“What I realized was, if I was sitting with all this trauma around my business and what I wanted to do, and not being able to take the next step in my head, then I was actually not benefiting the thousands of First Nations kids around the world that we want to work with.”
— Mikaela Jade, founder of Indigital
In this episode
This special episode of the SheEO.World podcast was recorded live at the 2021 Australian Summit. Join Mikaela Jade, founder of SheEO Venture Indigital, for a fireside chat with SheEO founder Vicki Saunders. They talk about creating the conditions needed for entrepreneurs to thrive, and the importance and challenges of doing things differently.
They also discuss:
- Mikaela’s SheEO community experience
- How Indigital was able to get valuable support from SheEO Development Guide MJ Ryan
- Growing her team from 1 to 10 people
- Paving the way and taking down barriers for others
- Learning and practicing Ask/Give to receive and give support
We invite you to join us as an Activator at SheEO.World.
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The podcast is being transcribed by Otter.ai. (there may be errors, run-on sentences and misspellings).
Mikaela Jade 0:00
What I realized was, if I was sitting with all this trauma around my business and what I wanted to do, and not being able to take the next step in my head, then I was actually not benefiting the thousands of First Nations kids around the world that we want to work with.
Vicki Saunders 0:17
Welcome to SheEO.World podcast, where you’ll meet women and non-binary folks who are transforming the world to be more equitable and sustainable. I’m your host, Vicki Saunders.
Vicki Saunders 0:35
Hey, Mik, how are you?
Mikaela Jade 0:36
Hi, good. Thank you. Sorry, just before we go on, I forgot to acknowledge the beautiful artwork that’s behind me, it’s by Maggie-Jean Douglas.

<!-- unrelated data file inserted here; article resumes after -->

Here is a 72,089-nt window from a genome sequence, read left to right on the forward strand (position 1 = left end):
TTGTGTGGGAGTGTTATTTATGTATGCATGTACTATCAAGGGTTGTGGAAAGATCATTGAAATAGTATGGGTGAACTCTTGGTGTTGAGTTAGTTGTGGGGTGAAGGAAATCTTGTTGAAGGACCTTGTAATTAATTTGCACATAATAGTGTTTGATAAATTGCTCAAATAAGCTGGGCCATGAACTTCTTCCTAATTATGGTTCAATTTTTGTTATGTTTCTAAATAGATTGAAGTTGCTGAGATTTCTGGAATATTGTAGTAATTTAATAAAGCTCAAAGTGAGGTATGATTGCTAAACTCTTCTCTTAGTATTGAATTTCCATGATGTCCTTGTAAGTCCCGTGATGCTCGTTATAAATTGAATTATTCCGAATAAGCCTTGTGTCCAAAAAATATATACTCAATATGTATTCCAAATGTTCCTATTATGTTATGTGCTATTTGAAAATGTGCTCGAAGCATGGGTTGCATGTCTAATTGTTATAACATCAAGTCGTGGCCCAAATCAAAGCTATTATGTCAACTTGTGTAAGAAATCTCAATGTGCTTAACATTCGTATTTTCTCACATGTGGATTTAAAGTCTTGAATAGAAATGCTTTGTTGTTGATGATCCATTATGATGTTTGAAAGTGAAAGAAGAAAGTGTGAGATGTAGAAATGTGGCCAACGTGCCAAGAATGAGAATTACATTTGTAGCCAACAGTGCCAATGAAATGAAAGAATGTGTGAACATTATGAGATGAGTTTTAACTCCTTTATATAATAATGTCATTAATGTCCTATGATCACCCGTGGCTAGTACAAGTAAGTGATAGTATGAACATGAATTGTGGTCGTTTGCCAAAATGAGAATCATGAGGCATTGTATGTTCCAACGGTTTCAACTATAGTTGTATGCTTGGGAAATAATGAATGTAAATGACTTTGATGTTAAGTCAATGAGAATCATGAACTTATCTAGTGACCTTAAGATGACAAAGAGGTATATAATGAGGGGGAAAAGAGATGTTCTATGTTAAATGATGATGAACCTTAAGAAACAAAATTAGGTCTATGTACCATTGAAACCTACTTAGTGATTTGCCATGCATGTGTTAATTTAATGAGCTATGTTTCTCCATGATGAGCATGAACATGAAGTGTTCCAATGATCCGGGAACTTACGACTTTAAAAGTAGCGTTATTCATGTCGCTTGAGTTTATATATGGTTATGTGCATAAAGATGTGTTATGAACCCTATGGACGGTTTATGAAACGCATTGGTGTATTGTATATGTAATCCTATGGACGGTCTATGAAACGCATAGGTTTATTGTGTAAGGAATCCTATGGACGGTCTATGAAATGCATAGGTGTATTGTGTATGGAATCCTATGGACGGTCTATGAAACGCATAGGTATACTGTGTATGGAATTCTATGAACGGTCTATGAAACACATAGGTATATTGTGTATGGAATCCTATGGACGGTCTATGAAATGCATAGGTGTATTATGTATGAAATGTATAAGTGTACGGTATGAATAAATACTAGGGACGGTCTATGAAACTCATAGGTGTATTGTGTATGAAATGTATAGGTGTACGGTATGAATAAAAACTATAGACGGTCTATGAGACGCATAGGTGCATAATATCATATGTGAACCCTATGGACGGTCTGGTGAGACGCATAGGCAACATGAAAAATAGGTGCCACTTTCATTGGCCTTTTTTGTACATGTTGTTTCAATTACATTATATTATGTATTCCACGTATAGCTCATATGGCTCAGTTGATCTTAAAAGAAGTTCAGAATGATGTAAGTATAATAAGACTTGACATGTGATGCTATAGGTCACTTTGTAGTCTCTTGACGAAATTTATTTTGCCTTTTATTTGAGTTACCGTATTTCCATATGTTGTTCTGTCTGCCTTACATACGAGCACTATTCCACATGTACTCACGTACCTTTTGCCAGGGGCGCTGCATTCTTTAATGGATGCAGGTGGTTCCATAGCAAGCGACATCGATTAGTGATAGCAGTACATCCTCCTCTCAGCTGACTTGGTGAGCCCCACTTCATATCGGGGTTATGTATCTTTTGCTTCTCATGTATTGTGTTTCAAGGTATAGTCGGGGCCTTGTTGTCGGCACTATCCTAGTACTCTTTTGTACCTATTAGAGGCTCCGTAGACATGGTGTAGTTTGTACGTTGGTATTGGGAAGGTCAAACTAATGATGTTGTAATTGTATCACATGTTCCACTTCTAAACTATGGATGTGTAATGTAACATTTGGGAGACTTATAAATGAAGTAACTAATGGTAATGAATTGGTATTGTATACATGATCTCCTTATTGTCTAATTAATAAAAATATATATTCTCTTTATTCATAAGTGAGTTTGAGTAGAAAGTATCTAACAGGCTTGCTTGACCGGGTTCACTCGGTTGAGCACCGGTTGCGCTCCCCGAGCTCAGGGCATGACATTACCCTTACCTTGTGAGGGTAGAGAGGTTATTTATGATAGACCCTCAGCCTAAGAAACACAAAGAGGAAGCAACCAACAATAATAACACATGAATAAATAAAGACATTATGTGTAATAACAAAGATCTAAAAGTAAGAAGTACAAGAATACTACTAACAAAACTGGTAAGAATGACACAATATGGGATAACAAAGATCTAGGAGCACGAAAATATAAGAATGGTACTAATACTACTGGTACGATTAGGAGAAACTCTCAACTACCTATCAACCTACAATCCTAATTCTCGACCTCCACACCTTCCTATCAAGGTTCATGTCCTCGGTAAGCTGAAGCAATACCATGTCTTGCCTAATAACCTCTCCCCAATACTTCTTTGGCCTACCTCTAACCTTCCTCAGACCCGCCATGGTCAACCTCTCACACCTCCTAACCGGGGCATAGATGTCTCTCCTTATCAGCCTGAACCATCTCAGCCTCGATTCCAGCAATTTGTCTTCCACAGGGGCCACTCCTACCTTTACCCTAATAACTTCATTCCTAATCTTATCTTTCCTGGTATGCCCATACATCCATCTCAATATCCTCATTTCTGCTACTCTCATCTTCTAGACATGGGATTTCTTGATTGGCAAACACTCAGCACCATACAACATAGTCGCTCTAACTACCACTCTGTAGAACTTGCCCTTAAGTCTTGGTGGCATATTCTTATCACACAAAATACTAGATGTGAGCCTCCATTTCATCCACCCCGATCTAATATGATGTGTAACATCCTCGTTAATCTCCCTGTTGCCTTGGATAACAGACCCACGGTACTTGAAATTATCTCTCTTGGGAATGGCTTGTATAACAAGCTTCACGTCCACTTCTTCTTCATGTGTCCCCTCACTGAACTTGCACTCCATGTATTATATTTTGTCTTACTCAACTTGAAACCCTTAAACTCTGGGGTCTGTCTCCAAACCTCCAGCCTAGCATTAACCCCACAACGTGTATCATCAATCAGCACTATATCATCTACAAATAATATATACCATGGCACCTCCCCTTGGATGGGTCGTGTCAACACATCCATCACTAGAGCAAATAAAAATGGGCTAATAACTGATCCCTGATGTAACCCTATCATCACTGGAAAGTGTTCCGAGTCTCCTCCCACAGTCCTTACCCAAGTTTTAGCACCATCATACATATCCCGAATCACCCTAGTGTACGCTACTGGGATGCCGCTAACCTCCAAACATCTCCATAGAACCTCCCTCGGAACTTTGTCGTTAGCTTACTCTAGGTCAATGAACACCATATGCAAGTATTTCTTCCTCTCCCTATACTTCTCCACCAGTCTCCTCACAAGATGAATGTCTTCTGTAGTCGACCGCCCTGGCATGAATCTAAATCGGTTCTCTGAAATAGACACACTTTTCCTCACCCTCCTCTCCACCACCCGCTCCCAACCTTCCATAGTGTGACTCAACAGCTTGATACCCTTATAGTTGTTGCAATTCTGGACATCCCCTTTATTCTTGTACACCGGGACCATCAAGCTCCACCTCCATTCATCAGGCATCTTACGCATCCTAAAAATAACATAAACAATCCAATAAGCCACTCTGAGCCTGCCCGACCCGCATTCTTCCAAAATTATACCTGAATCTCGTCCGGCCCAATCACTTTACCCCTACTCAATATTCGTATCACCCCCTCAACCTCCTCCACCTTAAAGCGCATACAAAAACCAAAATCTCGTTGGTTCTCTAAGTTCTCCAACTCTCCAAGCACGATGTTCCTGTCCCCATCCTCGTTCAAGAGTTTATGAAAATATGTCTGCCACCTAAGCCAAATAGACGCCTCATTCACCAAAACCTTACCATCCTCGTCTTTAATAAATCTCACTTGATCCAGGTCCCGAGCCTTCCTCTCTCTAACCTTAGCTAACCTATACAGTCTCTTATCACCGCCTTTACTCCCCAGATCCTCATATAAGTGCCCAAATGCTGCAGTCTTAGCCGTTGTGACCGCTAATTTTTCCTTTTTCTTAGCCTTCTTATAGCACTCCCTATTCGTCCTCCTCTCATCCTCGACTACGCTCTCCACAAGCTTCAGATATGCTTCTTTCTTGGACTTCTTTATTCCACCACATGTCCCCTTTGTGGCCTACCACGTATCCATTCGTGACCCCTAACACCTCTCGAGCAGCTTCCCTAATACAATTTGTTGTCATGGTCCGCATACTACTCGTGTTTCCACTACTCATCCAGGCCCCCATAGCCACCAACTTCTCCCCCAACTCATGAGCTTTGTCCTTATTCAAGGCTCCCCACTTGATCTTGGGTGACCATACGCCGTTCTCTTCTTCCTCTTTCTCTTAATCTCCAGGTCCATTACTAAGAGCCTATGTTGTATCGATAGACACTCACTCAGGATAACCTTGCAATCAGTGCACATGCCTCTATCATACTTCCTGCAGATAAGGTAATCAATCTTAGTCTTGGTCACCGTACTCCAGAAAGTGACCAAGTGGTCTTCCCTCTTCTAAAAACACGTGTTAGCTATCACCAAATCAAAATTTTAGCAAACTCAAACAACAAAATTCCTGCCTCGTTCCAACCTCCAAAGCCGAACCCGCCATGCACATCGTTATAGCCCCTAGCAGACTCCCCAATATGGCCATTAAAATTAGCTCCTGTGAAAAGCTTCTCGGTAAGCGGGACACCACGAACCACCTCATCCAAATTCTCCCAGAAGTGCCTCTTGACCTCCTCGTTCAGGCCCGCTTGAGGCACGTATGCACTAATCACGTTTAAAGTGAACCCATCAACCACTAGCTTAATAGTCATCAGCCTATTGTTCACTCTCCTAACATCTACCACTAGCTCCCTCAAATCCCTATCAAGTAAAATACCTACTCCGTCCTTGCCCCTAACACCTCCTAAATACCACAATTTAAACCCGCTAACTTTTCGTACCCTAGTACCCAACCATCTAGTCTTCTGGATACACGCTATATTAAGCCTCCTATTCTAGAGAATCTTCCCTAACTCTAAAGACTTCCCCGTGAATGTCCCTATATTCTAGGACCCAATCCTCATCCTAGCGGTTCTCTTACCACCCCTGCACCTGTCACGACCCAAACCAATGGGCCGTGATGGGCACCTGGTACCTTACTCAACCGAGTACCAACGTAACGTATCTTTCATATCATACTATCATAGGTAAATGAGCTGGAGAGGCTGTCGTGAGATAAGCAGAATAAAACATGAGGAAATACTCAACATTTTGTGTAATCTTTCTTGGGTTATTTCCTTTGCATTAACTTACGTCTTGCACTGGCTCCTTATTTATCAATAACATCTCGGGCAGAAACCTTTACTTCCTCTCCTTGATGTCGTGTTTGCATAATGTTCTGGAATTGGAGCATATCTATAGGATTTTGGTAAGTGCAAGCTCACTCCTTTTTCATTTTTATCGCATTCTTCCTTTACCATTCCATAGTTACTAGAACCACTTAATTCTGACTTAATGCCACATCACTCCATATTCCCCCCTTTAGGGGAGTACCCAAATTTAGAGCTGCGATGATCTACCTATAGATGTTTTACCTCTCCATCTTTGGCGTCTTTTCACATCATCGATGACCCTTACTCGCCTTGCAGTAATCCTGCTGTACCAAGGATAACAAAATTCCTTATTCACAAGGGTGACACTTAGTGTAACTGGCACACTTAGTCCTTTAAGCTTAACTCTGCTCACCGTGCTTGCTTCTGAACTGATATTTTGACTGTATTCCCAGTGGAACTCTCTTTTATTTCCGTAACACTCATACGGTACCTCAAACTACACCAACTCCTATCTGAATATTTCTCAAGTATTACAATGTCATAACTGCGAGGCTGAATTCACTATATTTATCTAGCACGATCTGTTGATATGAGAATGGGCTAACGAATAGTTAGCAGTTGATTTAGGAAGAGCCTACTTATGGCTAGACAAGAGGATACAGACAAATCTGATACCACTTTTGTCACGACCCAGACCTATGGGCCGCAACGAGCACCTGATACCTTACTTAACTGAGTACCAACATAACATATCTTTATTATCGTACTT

Vicki Saunders 0:44
Stunning. It’s absolutely beautiful. And I’m coming to you today from Treaty 13 In Canada, and I can feel all of my — the generations of grandmothers behind me. My mother passed in the second year of SheEO. And she gave me this unbelievable binder of all the incredible women who came before me, and, and said that you are here to create conditions for women in this world that your grandmothers weren’t able to do, they had so much power, and but they weren’t living in a time where they could actually share it in a way that the world needed to see. So this is one of the reasons why I’m so passionate about SheEO. We’re living in a world that’s not designed by us or for us. And it’s we are so desperately needed, the leadership, our fresh ideas or dreams. So I’m super, super thrilled to be here with you today Mik, to talk a little bit about your experience in this community, because I just for those who don’t know anything about me, I have been an entrepreneur my whole life and spent most of my life thinking very, very differently with a very different vision for the kind of world I wanted to live in than the one I was living in. And as an entrepreneur trying to put these ideas out into the world that were so different, I was constantly poked at for what, you know, that doesn’t make sense. You can’t do it that way. That’s not how business is done, you should lead this way. And it took a long time for me to like break through and build my confidence to know that in fact, the way that everyone is teaching us to be is not serving anyone.